Photo/Jeremy Franklin
Photo/Jeremy Franklin

The long-running debate over scheduling changes at Berkeley High School is nearing its denouement. Changes are being proposed as a way to tackle the so-called achievement gap, where too many students are underachieving in high school. At the core of the proposed changes is a required advisory period, so students can have, in theory, more personalized guidance through their high school career.

What has created controversy for many parents, however, is that in attempting to address the achievement gap, it seems as though the revised schedule would dramatically trim the amount of time available for science labs and for advanced placement (AP) and international baccalaureate (IB) courses. I say “seems” because the schedule proposals have yet to be fixed, and there is a bewildering porridge of proposals, commentary and analyses on the changes. Interested parents can find much of the material on the BHS PTSA site, but I defy anyone to sort through it without devoting inordinate time to understanding. The PTSA site also hosts public comment on the proposals, but again it is entirely unorganized.

As a parent of a Berkeley International High School student (one of BHS’s programs), I received the following perspective from the BIHS Parent Action Group last night:

BIHS staff have created some example student schedules to see how the trimester proposal would work with BIHS course requirements. In [lead teacher Matt Meyer’s] words, some of the example schedules were “awesome;” some were not. Until the SGC firms up the proposal, and in fact until a full master schedule accounting for BIHS’s 900+ students can be assembled, we won’t really know how close to “awesome” the outcome would be. As a result, overall teacher reaction has been mixed, as they await more clarity on specific impacts.

Things that seem likely at this point:

  • If a trimester proposal goes forward, it will likely be based on the “red” schedule, with a full-period advisory for one trimester for freshmen and sophomores only.
  • Some two-trimester courses would end up being split between first and third trimester; some might even be split between two different years. As a result, some students would have different teachers for the two halves of a class, which would require more coordination between teachers to make sure they cover the same material at the same pace.
  • Current juniors (Class of 2011) would face the hardest transition, since under the current timetable the changes would be implemented in the middle of their two-year IB program. BIHS staff say they haven’t heard any indication that the schedule change might be approved but implementation delayed for a year to allow for better planning.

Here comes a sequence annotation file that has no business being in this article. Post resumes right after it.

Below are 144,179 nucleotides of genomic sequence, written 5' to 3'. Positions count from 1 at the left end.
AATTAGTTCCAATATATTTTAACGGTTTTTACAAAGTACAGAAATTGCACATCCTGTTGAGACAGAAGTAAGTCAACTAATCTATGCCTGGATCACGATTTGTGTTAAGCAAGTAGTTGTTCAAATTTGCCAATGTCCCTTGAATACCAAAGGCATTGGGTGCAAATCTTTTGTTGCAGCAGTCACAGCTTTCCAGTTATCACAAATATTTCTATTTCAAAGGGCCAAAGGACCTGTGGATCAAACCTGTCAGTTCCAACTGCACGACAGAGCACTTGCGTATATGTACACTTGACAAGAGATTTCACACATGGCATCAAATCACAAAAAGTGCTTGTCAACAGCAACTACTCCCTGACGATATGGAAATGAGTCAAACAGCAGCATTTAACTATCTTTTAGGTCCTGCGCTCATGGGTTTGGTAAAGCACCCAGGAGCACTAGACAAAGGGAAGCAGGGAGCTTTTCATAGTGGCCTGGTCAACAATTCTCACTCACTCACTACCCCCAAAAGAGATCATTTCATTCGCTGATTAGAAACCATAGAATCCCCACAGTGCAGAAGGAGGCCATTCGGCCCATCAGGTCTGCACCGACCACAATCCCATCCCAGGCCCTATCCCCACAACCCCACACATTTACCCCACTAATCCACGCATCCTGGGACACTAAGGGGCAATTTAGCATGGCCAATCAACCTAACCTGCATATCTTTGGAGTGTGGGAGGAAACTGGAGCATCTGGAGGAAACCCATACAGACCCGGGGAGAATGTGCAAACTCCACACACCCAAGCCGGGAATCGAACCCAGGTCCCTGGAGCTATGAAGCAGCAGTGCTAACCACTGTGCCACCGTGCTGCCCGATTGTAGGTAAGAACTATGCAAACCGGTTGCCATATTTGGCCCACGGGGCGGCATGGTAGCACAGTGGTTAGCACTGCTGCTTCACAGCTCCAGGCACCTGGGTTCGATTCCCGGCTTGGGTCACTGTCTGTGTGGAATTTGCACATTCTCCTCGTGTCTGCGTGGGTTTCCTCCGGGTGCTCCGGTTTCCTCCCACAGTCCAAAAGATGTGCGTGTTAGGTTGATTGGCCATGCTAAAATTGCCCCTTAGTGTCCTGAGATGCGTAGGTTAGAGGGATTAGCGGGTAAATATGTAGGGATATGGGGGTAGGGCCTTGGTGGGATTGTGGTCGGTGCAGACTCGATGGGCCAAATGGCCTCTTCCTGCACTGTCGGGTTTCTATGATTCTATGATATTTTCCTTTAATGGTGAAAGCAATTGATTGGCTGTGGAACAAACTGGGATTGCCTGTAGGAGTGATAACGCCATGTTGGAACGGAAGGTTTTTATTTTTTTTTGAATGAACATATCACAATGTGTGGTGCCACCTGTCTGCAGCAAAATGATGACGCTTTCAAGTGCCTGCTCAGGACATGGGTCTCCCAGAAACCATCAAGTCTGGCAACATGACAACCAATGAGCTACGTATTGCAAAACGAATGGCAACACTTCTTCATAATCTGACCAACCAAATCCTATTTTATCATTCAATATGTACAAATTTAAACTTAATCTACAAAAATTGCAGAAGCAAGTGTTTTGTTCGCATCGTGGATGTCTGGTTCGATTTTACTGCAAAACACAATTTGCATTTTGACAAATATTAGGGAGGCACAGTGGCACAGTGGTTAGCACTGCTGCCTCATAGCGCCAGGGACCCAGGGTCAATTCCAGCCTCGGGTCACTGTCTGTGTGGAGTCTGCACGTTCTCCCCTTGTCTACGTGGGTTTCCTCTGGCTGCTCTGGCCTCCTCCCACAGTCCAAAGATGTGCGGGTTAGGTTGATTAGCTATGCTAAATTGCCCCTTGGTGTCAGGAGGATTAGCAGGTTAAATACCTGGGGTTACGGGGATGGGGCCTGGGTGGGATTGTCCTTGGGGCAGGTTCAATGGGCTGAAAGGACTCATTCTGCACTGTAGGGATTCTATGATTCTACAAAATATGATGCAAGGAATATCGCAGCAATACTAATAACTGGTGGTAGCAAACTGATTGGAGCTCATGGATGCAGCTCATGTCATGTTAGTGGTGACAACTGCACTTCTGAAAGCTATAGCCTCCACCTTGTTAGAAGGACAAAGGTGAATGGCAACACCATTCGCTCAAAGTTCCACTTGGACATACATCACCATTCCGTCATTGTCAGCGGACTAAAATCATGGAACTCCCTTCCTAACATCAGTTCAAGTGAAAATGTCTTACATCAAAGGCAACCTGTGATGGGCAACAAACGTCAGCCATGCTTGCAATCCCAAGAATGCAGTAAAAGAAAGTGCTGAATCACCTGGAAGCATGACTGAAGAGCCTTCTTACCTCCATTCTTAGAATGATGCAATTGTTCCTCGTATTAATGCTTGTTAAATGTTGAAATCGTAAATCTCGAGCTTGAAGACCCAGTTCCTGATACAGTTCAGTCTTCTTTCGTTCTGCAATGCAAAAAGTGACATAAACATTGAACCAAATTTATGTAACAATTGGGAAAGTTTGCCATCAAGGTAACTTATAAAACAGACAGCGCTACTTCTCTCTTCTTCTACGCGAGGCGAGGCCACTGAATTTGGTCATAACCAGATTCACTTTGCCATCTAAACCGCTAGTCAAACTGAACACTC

• Students not seeking an IB diploma would have more options in their junior and senior years than with the current semester schedule. Students pursuing the IB diploma would continue to have little to no schedule flexibility as juniors and seniors.
  • The trimester schedule proposal is budget-neutral compared to the current schedule, which is a significant factor in why it was the winning proposal.

Significant unknowns:

  • Which current full-year classes would be two trimesters, and which would be three. (BIHS staff are optimistic that they would be able to set these parameters for BIHS/IB courses.)
  • The impact on BIHS houses/student groupings.

The final public meeting on the proposed changes is being held tonight in the BHS library at 7pm. The Scheduling Committee meets Monday in Conference Room B from 3:45 to 6pm, when it plans to make a final recommendation on changes. Finally, on Monday, November 16, the School Governance Council holds an all-day meeting (from 9:45am to 3:30pm) to discuss and vote on the Scheduling Committee’s proposal. The meeting will be in the foyer of the Community Theater, and is open to the public.

Lance Knobel

Lance Knobel (co-founder) has been a journalist for nearly 40 years. Much of his career was in business journalism. He was editor-in-chief of both Management Today, the leading business magazine in Britain,...

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